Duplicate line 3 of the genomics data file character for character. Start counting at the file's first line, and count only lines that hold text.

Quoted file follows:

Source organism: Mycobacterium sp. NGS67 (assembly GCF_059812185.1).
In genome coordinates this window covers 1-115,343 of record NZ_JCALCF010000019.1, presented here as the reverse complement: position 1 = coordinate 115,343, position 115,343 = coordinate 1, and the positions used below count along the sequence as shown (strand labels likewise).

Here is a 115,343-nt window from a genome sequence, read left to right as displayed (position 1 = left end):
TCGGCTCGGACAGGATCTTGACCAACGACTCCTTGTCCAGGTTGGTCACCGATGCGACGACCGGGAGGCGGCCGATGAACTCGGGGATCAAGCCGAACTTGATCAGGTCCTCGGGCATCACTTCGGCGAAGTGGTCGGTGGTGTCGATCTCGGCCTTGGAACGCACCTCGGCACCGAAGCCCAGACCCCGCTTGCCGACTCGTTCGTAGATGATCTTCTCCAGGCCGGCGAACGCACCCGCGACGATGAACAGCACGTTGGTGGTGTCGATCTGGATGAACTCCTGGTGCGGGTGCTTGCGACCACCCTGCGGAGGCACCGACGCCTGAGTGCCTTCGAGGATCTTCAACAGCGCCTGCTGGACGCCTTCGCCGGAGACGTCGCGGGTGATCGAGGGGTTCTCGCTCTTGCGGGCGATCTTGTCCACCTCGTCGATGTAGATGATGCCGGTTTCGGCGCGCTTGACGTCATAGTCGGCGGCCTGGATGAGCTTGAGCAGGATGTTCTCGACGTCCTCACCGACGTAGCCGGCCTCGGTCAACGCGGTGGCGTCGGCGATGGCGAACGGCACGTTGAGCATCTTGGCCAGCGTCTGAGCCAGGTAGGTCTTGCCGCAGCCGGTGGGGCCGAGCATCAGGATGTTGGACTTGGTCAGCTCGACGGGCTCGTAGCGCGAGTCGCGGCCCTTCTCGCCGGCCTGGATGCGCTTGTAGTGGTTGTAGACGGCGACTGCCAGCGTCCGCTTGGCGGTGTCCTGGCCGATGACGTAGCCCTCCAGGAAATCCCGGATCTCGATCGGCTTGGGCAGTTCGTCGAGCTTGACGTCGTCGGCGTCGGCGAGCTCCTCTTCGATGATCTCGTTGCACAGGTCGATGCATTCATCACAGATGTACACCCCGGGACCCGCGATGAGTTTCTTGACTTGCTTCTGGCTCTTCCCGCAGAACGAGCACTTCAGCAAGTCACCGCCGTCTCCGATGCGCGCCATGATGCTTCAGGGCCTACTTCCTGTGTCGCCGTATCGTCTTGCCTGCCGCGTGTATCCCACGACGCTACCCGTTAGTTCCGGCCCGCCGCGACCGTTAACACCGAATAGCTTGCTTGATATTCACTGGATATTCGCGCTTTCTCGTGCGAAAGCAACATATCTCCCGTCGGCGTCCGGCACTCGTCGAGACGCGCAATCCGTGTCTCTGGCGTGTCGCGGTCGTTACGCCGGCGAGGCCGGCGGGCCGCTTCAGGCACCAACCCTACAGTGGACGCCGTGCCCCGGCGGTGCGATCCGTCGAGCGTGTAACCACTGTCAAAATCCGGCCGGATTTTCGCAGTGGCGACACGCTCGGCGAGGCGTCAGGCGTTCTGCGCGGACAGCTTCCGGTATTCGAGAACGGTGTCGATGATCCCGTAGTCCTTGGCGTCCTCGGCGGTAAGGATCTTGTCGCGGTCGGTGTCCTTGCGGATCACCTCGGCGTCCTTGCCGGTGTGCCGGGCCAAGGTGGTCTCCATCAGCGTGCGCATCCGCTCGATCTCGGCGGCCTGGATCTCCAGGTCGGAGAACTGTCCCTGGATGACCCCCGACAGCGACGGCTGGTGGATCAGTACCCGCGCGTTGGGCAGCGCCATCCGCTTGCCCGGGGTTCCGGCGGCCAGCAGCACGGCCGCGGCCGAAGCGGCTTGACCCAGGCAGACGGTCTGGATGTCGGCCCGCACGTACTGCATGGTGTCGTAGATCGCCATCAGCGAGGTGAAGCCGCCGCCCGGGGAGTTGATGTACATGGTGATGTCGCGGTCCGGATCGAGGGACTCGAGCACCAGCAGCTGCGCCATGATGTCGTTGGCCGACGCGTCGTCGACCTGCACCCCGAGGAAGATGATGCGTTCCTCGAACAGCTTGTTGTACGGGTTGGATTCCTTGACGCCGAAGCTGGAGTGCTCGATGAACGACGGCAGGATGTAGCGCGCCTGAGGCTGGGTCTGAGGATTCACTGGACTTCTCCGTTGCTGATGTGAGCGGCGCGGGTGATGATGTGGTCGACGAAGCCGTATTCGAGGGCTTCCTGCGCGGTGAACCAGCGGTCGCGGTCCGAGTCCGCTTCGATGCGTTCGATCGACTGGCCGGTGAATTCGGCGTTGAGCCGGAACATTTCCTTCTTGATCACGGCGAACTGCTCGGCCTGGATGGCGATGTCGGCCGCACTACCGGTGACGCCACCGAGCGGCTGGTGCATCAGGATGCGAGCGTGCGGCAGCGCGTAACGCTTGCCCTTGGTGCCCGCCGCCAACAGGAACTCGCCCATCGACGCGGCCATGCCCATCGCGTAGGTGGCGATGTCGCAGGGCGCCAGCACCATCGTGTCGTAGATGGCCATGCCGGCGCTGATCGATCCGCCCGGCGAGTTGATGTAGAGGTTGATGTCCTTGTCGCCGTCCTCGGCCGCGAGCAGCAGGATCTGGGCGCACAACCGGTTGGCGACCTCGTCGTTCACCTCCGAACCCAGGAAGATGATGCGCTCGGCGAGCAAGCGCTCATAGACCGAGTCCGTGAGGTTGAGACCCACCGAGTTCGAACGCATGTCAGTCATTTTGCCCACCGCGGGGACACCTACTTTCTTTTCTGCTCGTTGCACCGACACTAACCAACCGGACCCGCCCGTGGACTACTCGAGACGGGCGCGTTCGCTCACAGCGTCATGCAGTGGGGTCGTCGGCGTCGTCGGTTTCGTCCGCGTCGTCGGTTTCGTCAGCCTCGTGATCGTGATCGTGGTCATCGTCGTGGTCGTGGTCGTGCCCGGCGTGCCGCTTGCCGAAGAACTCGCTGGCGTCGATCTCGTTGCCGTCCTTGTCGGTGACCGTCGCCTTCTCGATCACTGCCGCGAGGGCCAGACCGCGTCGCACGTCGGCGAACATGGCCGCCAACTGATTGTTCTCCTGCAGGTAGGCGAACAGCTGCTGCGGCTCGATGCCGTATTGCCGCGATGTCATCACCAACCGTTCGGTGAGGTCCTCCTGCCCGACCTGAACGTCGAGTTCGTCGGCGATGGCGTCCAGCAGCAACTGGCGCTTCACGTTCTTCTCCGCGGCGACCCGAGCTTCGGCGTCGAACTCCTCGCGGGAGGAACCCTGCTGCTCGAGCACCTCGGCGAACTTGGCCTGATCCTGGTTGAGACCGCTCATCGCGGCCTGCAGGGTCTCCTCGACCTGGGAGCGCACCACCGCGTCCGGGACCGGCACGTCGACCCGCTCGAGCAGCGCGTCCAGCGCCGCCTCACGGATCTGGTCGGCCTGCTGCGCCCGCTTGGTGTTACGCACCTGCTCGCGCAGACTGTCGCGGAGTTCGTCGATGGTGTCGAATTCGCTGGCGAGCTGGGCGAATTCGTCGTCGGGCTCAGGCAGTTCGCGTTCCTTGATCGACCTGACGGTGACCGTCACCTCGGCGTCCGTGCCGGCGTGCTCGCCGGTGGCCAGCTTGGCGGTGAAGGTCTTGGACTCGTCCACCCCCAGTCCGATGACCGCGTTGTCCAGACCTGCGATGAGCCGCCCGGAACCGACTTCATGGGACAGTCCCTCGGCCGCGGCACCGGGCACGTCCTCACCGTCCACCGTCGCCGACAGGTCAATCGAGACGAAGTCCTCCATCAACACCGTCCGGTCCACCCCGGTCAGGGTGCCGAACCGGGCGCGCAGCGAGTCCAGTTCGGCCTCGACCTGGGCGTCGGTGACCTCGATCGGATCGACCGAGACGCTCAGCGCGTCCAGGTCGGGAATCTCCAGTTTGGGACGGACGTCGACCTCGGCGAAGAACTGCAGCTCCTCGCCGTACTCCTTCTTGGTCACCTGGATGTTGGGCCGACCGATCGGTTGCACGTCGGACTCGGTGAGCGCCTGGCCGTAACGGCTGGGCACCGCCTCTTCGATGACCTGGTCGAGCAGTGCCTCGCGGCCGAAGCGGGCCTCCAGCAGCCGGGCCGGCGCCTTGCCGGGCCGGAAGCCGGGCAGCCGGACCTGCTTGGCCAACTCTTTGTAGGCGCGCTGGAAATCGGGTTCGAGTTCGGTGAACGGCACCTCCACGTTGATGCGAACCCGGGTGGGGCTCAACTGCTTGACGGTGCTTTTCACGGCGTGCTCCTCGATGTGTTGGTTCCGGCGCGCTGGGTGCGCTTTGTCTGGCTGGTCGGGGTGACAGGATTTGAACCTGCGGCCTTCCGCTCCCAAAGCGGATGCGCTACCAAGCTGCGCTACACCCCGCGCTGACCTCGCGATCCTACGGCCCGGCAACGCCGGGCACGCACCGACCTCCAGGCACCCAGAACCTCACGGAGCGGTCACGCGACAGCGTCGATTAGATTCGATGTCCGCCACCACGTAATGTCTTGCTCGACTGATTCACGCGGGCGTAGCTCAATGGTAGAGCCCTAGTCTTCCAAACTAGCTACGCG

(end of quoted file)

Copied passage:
Here is a 115,343-nt window from a genome sequence, read left to right as displayed (position 1 = left end):